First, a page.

Wall Street closes as investors raise profits and inflation Financial market news


Shares gave up early gains and closed nearly Tuesday, as investors weighed in on the latest quarterly earnings reports from large U.S. companies and new data pointing to rising inflation.

The S&P 500 fell 0.4 percent, with the loss of ground for most benchmark companies. Banks, industrial stocks and companies that depend on consumer spending accounted for a large part of the decline.

Technological actions slowed the trend, which helped offset some of the broader slides. Shares of small businesses suffered some of the biggest losses.

The decline brought the main stock market indices slightly below the record highs set a day earlier. Treasury yields increased.

Investors increased their quarterly earnings reports from Goldman Sachs, JPMorgan Chase, PepsiCo and other large companies. They also got another snapshot of how inflation continues to show up in the economy, as a rapid rise in consumer demand and supply constraints translate into higher consumer goods prices.

The latest U.S. Department of Labor report showed in June another rise in consumer prices that surprised economists.

“You reported the element of incredible gains during the most recent quarter, but in some of the comments that came out there were some questions about,‘ Okay, what about cost pressures in the future? “” Said Alan McKnight, director of investment at Regions Asset Management. “Then combine that with today’s inflation report, where we see another high impression.”

The S&P 500 fell 15.42 points to 4,369.21. The Dow Jones Industrial Average fell 107.39 points, or 0.3 percent, to 34,888.79. The Nasdaq Composite Index, which has had a lot of technology, fell 55.59 points, or 0.4 percent, to 14,677.65, while the Russell 2000 index of smaller companies lost 42.96 points , or 1.9 percent, to 2,238.86.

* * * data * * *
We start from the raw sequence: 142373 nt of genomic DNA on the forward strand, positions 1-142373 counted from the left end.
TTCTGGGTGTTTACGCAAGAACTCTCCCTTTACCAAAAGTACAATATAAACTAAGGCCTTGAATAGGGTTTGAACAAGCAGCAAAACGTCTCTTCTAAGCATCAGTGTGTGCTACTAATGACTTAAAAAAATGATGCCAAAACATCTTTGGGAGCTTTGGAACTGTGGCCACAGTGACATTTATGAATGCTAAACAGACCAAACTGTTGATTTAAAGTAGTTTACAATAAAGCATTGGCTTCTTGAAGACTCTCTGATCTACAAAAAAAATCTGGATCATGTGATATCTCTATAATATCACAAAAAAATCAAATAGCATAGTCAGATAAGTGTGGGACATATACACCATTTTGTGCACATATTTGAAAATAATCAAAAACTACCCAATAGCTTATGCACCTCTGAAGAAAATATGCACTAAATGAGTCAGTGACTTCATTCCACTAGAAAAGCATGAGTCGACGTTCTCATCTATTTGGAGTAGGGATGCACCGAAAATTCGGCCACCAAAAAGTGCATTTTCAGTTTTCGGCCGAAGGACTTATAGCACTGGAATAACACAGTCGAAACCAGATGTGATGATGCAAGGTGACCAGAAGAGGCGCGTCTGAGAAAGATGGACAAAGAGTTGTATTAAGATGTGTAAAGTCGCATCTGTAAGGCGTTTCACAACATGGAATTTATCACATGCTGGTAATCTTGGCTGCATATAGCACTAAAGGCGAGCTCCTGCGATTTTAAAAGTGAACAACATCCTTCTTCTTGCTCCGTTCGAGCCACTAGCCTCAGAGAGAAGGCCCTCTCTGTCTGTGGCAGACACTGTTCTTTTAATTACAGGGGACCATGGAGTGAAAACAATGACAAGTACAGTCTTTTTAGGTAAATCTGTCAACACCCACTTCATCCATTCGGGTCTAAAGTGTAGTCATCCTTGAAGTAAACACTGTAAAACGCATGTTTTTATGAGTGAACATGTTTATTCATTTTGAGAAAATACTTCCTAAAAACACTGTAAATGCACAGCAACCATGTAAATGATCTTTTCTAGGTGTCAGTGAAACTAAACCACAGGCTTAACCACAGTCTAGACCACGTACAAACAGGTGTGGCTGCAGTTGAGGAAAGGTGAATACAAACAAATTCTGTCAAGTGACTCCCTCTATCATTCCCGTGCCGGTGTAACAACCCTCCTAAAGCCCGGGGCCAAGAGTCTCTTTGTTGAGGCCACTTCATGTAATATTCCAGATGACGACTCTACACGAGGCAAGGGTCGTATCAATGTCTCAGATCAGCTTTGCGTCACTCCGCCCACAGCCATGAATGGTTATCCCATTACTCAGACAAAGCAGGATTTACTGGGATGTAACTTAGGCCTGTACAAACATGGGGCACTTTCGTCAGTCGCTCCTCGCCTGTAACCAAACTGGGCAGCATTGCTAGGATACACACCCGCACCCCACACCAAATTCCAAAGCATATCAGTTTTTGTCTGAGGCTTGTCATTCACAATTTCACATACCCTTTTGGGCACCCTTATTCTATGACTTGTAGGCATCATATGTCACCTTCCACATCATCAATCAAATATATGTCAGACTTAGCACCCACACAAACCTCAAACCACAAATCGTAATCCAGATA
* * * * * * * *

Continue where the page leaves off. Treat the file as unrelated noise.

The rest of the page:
Inflation has been a lingering concern for markets as investors try to gauge how it will affect everything from the trajectory of the economic recovery from the coronavirus pandemic to what actions the Federal Reserve will take to deal with it.

The Department of Labor said Tuesday that U.S. consumer prices rose in June to a 13-year high, extending higher inflation that has been worrying Wall Street that the Federal Reserve may consider withdrawing its rate hike policies. low interest rates and reduce your bond purchases ahead of schedule.

The U.S. Department of Labor said Tuesday that U.S. consumer prices rose to a 13-year high in June, perpetuating concerns on Wall Street that the Federal Reserve might consider dropping its rate-type policies. low interest rates and reduce bond purchases. [File: Richard Drew/AP Photo]

Much of the rise in commodity prices, such as used cars, is mainly linked to rising demand and lack of supply. But prices for many items, such as wood and other commodities, are declining or will decline as suppliers continue to increase operations, said Jamie Cox, managing partner of Harris Financial Group.

“This is a problem and it appears in all sorts of places, but it won’t be there forever,” Cox said.

Major companies opened the final round of corporate profits, with investors listening closely to how companies have fared during the recovery and how they see it unfolding the rest of the year.

Goldman Sachs fell 1.2 percent despite reporting the second-best quarterly profit in investment bank history. JPMorgan Chase fell 1.5 percent after giving investors a mixed report with solid profits but lower earnings as interest rates fell in the past three months.

“Finances have had this real final wind of rising rates,” McKnight said. “We’ve already done that. Now it’s almost a story, ‘show me.’

Conagra Brands fell 5.4% on the biggest drop in the S&P 500 after owner Chef Boyardee and other packaged food brands gave investors a weak financial forecast, citing inflationary pressures. Fastenal, a manufacturer of industrial and construction closures, also said it expects more inflationary pressure on product and transportation costs. Shares fell 1.6 percent.

Bond yields reversed since the first operation and rose to 1.42% from 1.36% last Monday. In general, yields have fallen for months after a sharp rise earlier this year.

The quieter bond market, in part, points to greater confidence that rising inflation is likely to be temporary and will be tied primarily to economic recovery.

“This narrative is pretty well anchored and the bond market isn’t afraid of the Fed lowering or raising rates,” Cox said.

Solid earnings helped some companies make a profit. PepsiCo rose 2.3% after beating Wall Street’s second-quarter earnings and revenue forecast.

Boeing fell 4.2 percent after the company announced production cuts to its large 787 aircraft due to a new structural defect in some aircraft that have been built but not delivered to airline customers .

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